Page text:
Sarmizegetusa Regia, ancient capital of the Dacians
There are deer in the forest. I track them behind closed eyelids. I count three, mostly hidden by evergreens, oaks and lindens. No, not deer. Men, armed for battle, setting an ambush on the steep wooded slopes above the valley where a little river gurgles along its rocky bed.
I see their quarry. A Roman column, marching deep into the mountains to attack Samizegetusa, the capital of the Dacians. The sun glints on helmets, on shields, on body armor.
Breaking from shelter, the Dacians are no longer deer, or men. They are wolves. A standard bearer holds up their war banner. It has the head of a wolf, and the body of a dragon. The wind sighs through the wolf's open mouth. Then it howls. All the Dacians are howling now. Some wear wolf pelts. They have prepared for this, raising their battle frenzy, willing themselves to become werewolves under sun or moon.
They fall on the Romans, hacking through metal and flesh with their terrible sica, a big hand sickle. The Romans buckle and yield. The legionaries are terrified of these mountain savages, their killing tools and their killing frenzy. The wolf howls drown the Roman horns, as the centurions try to get their men into defensive positions. But there is no rout. Many Romans are down, but barked orders bring the survivors into tortoise formation. The legionaries, under their shields, present one great armored back, impervious to the wild men. Spears come through the chinks in the common armor. In the next moment, the Dacians are assailed on their flank by cavalry, Roman auxiliaries recruited in neighboring provinces. This is not a good day for the Dacians, though it began well.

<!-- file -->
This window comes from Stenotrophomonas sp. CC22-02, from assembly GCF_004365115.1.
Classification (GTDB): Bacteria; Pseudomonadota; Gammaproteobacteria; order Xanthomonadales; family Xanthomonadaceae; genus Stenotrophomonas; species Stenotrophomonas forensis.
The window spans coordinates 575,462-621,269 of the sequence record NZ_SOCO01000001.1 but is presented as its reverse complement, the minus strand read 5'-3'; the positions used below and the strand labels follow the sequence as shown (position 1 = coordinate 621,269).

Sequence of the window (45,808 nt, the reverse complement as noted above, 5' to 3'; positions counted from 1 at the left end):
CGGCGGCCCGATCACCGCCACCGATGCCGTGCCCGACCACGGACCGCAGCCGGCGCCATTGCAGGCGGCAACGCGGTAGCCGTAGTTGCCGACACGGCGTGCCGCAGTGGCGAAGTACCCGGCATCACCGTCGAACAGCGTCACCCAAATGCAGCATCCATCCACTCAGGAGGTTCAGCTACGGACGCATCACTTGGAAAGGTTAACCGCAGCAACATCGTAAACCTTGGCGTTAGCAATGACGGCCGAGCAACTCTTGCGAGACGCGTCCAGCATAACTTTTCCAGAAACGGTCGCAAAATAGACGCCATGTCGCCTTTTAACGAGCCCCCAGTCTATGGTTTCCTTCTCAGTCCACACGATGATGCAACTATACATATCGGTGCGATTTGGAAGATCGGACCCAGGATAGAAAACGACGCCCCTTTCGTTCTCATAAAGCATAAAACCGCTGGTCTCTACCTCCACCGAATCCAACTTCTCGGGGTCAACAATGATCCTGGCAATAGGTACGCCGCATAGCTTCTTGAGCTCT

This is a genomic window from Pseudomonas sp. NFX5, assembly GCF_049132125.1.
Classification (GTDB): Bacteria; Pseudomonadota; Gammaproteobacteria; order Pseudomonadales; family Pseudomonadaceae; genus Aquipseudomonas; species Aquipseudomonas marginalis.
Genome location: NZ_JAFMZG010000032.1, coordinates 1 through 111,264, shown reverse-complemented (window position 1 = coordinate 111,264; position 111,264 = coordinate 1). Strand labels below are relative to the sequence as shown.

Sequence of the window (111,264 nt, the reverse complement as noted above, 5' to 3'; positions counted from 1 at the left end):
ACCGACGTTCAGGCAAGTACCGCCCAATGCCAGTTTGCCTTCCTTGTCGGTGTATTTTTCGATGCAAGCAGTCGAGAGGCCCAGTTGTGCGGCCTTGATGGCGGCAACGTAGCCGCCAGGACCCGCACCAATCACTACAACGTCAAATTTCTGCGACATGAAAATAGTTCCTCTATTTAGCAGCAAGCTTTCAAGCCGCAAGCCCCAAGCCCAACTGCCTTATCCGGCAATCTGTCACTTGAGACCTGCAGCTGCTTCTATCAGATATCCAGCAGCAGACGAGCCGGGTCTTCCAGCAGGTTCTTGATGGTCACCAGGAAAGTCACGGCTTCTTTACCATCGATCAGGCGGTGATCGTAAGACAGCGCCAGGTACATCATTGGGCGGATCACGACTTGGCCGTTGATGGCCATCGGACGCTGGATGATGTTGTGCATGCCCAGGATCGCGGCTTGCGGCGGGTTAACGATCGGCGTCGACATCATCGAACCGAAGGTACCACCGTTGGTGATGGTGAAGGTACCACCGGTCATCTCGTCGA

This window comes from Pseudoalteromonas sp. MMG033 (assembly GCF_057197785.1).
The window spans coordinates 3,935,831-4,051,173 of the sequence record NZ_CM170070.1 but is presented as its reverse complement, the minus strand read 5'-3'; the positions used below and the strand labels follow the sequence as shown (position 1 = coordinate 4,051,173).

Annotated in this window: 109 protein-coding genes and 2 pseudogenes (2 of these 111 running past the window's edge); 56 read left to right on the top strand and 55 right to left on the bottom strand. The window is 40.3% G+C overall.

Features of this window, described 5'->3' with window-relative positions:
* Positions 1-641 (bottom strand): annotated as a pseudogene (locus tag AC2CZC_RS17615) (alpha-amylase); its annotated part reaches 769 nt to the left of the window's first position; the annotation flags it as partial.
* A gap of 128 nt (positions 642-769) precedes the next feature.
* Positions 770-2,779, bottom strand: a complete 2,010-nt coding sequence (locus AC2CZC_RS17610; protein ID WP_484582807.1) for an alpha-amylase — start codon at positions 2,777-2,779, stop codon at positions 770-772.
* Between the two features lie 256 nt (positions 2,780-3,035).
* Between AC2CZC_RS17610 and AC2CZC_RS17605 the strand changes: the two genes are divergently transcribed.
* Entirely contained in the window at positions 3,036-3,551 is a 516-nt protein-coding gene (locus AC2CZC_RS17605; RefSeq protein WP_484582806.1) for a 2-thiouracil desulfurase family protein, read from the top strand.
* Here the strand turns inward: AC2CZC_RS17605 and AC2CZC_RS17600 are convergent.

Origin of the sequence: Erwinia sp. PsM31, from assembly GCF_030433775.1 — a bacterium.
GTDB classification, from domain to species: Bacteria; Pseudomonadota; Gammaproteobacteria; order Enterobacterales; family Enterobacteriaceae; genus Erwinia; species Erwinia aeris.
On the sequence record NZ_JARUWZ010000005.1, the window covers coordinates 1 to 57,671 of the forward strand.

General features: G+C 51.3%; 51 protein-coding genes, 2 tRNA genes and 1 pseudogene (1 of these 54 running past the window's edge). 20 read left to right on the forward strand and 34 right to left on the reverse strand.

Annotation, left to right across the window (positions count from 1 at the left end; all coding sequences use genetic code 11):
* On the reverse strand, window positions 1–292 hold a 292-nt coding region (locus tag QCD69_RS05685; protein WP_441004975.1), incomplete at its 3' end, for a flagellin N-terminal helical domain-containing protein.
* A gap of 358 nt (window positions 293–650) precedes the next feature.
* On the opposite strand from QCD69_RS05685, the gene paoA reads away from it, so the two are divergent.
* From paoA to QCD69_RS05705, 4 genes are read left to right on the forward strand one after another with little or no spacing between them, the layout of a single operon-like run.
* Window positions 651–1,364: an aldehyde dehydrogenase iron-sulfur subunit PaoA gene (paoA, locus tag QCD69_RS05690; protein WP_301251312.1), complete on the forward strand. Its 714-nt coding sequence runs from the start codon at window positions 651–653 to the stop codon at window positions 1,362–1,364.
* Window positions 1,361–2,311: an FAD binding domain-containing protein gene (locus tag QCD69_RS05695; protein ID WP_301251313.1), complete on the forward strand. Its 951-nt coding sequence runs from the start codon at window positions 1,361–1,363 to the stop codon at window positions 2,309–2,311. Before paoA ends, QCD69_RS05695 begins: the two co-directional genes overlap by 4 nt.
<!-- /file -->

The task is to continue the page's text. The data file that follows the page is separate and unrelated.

I saw this scene, vividly, while lying in bed in the early morning before driving with friends from a lodge in the Orastie mountains to the ancient Dacian capital of Sarmizegetusa.
I came to the sacred city of the Dacians with other images, and memories. I had dreamed two nights before of a bracelet of wires wrapped like electric cable that could be used for communication as well as decoration. Before my morning vision of battle, I dreamed of a mysterious archaeological find, of something that looked like a simple boat, or canoe, hollowed from bone or wood, that seemed to be a vehicle for transporting souls after death. I carried the memory of a tremendous group journey during my last visit to Romania, a year ago, when we opened a portal to an ancient Temple of Light associated with the mysterious shaman-god of the Dacians, Zalmoxis. I had distant recollections of Mircea Eliade's short book titled Zalmoxis, the Vanishing God.
Yet I came to Sarmizegetusa without expectations. Sometimes the stones speak, sometimes they are silent.
My first glimpse of the sacred precinct, through the trees, was of the remains of the oldest, limestone temple.